This week, I had the opportunity to sit down with the principal investigator of my lab, Associate Professor Dr. Henry Yin of the Duke Department of Psychology and Neuroscience. I’d like to personally thank him for taking the time to talk to me about his experiences in science, research, and life in general, as well as for welcoming me into his lab. It’s through the generosity of Dr. Yin that I’m able to work in a lab and train as a young scientist, and I can’t express how grateful I am for the opportunity he’s given me this summer.
This interview, in particular, allowed me to pick the brain of an adult scientist— someone who knows what it takes to do well in the field and get results. As a nineteen-year-old, I consider myself extremely fortunate to have the opportunity to receive mentorship from Dr. Yin, and I hope that this as myself and this relationship continue to develop, I will improve as a scientist and better understand the ins and outs of academic research in neuroscience.
Q: What were your beginnings in science? Where did you study and where have you worked as you built your career?
A: Dr. Yin attended Washington University of St. Louis for his undergraduate studies. While working in a molecular lab during the summer prior to his junior year, he started reading neuroscience books, including those by Oliver Sacks. A lot of these books were about “big ideas” in neuroscience like language and human memory, which really sparked his interest in the field. After getting interested in neuroscience, he went to graduate school at UCLA expecting to work with human language and memory, but ended up studying rodents and the neural substrates of actions.
He considers himself lucky in that his early projects had moderate success, which further interested him in a career in science, while some of his peers had difficulty getting results and were thus somewhat alienated from research. He described this using an analogy to golf, saying that people who are naturally talented or have a great coach early on tend to continue with it while others who are less successful tend to give up more easily. After completing his graduate degree, he completed a postdoc at the NIH, working on cellular and molecular plasticity, long-term potentiation, long-term depression, and synaptic plasticity. He says he’s worked on the basal ganglia for his entire career and feels fortunate to have done so.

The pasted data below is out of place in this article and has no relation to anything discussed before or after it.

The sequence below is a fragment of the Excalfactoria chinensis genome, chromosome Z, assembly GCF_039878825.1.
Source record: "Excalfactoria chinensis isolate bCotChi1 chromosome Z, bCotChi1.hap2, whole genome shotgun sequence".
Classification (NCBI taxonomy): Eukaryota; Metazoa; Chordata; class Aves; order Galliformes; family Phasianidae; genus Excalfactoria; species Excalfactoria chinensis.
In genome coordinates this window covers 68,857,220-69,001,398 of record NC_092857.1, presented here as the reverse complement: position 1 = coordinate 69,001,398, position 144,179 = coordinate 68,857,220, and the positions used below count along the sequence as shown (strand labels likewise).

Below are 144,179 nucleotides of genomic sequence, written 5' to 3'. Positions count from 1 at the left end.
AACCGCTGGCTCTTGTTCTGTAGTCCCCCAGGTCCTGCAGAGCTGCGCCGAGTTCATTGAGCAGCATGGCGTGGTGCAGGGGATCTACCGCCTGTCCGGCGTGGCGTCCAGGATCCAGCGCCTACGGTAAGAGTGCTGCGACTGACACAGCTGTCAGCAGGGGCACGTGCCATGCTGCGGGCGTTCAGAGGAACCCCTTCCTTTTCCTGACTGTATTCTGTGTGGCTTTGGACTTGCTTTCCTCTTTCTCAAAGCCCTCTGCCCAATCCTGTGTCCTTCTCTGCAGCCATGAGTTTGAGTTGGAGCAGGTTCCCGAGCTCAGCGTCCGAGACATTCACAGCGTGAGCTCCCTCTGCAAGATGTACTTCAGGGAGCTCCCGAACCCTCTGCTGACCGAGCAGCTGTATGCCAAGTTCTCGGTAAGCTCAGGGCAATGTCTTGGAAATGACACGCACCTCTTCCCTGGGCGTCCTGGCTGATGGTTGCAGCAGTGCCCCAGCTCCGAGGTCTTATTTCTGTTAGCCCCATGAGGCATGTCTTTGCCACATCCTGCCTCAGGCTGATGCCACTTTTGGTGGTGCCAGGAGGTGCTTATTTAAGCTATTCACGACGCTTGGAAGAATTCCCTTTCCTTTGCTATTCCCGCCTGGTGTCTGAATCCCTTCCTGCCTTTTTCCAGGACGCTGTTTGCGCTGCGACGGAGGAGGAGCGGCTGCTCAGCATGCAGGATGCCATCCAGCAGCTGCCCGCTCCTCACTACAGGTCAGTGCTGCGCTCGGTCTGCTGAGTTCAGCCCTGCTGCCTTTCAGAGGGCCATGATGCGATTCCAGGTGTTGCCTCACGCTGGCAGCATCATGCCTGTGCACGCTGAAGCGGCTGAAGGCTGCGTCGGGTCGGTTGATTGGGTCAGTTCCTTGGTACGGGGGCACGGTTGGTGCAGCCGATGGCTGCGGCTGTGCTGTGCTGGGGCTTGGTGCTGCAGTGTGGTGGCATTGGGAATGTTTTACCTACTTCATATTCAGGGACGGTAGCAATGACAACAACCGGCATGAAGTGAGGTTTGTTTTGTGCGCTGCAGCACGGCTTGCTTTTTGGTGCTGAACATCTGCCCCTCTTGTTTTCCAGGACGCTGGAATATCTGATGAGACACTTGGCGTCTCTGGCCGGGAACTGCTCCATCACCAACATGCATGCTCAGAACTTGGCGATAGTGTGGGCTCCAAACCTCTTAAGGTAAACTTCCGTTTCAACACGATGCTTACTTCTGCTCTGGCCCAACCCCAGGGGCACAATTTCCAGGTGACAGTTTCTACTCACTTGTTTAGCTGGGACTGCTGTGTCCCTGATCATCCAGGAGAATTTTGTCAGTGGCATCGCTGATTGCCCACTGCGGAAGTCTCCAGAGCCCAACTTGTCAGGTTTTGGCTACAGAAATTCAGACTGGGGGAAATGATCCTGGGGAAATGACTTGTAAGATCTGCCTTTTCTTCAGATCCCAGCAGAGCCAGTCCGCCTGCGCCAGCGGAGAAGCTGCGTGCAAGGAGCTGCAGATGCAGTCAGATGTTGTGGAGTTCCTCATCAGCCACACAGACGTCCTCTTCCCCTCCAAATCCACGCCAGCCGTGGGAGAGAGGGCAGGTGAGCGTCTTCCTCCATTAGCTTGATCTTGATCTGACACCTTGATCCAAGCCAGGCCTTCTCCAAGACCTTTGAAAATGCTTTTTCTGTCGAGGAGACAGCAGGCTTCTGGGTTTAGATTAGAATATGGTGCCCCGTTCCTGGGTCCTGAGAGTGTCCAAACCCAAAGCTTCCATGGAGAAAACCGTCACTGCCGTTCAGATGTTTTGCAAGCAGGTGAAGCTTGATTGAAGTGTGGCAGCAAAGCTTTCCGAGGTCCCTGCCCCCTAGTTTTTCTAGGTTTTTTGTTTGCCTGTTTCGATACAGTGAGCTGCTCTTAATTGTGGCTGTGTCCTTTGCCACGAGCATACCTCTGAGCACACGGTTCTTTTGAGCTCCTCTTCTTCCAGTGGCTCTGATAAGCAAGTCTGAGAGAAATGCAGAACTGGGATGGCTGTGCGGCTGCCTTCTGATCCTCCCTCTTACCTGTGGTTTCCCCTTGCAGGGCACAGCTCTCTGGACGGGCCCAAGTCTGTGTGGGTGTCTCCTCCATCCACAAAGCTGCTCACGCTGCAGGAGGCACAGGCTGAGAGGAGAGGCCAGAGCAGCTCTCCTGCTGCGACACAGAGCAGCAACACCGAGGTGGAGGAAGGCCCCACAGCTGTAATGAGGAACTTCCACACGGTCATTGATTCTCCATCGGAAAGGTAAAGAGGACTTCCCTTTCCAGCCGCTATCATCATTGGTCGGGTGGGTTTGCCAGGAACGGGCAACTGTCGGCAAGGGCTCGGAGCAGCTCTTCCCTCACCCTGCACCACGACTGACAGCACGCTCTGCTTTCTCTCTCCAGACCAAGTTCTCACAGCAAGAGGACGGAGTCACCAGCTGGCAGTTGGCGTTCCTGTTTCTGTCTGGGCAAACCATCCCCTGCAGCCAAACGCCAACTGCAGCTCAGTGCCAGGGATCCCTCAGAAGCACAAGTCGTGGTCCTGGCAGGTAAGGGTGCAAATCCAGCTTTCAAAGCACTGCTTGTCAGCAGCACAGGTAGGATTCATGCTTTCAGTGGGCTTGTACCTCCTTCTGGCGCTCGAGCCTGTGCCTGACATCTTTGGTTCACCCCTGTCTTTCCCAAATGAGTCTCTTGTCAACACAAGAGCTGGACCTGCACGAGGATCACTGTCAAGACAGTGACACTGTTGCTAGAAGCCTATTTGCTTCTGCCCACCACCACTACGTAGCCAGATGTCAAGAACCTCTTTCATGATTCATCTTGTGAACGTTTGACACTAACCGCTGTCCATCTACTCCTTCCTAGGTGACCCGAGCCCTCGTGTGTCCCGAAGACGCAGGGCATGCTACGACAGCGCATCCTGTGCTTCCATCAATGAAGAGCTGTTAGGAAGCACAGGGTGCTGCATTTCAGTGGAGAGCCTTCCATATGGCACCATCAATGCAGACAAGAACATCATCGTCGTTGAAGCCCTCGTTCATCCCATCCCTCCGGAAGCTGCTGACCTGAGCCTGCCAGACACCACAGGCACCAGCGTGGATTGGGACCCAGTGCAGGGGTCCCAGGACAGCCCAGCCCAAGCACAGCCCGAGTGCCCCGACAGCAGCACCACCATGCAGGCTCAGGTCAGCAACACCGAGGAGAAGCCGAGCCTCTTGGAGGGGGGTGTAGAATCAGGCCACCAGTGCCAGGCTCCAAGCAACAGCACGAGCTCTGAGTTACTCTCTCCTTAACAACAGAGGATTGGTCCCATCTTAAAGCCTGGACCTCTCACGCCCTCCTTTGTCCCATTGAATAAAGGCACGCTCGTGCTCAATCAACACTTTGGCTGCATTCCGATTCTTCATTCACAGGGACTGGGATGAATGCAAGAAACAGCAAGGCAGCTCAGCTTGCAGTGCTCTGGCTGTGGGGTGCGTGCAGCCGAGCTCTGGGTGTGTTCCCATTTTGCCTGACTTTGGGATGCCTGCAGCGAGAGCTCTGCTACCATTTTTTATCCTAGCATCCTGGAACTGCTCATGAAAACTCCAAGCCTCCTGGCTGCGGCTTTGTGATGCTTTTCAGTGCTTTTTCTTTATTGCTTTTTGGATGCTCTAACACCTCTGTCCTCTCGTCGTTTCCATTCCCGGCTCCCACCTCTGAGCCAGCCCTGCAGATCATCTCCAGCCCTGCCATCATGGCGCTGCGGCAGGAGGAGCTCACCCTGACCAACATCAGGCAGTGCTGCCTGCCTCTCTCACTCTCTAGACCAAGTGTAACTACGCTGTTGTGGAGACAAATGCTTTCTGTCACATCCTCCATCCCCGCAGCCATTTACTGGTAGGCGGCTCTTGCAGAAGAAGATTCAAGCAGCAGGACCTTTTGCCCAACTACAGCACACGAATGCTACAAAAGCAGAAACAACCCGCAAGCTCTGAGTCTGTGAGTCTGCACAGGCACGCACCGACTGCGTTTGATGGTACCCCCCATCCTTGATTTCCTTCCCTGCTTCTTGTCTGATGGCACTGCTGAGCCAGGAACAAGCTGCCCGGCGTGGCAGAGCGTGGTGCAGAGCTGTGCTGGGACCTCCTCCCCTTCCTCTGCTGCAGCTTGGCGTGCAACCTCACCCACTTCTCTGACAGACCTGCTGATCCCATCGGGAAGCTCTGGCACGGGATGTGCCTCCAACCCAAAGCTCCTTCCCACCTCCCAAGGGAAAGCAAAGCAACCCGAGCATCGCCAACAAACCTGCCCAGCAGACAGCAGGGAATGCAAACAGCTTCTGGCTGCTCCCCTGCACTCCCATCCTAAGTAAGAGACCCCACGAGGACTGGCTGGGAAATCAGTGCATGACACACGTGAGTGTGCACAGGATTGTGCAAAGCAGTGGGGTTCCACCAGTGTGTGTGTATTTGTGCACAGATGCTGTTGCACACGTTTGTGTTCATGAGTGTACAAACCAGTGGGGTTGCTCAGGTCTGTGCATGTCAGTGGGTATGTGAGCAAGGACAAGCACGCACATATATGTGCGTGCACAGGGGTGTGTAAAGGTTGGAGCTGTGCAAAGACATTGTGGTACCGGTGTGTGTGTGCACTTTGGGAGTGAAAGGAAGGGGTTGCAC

Q: What’s been your most meaningful accomplishment in science thus far?
A: Dr. Yin is proud of the work he’s done at Duke. His work has led to increased understanding of the basal ganglia and he believes that his results have been meaningful. To him, it’s about the results, not the career trajectory or title.
Q: If you could change one thing about how science is done, what would it be?
A: Dr. Yin expressed displeasure with what’s known as “careerism”. He believes that science should be about the passion for understanding nature and getting results, but believes that often people view it too much as a career. “It’s a cool job. You get to travel and there’s not as much pressure as a corporate job.” It’s for this reason that he thinks that a lot of researchers focus more on the prestige, status, and money rather than the results of their research and love for discovery.
Q: If you could go back in time and speak to yourself as an undergraduate around the age of 19 or 20, what’s the number one piece of advice you would give yourself?
A: Dr. Yin expressed the importance of seeking advice from people you really admire. He said that “Students will be willing to spend 200+ hours studying orgo or something to get an A vs a B+, but they don’t think to put in time like that to seeking advice from other people. There are many interesting people on campus.” He believes that a great deal of knowledge can be acquired from others and students should fully take advantage of it.
My parents have always given me advice and often I’d respond with an “OK, mom, got it,” disregard the advice, and move on with my day, but in the past year, I’ve encountered so many situations in which something they said turned out to be the best advice possible. I’ve realized that maybe these people who’ve lived for 30 years longer than me, gone to college, and earned a living for themselves might actually know something about how to be successful.
That’s the type of mentality I’ve decided to bring into the lab because I believe that the magic of Duke lies in the people we meet here. Dr. Yin and the others in my lab know what neuroscience research entails because they’ve done it for years, and I get to come into the lab as a sponge and soak up as much of their wisdom as possible. I’m grateful to be here and receiving advice from people I admire like Dr. Yin is something that I’m learning to make a priority. Dr. Yin demonstrated to me that becoming a successful scientist requires a can-do attitude, persistence, communication, and, most importantly, a willingness to learn. With these traits in mind, I will continue to work hard in the lab and talk to those around me in order to best capitalize on my time here in the Yin Lab.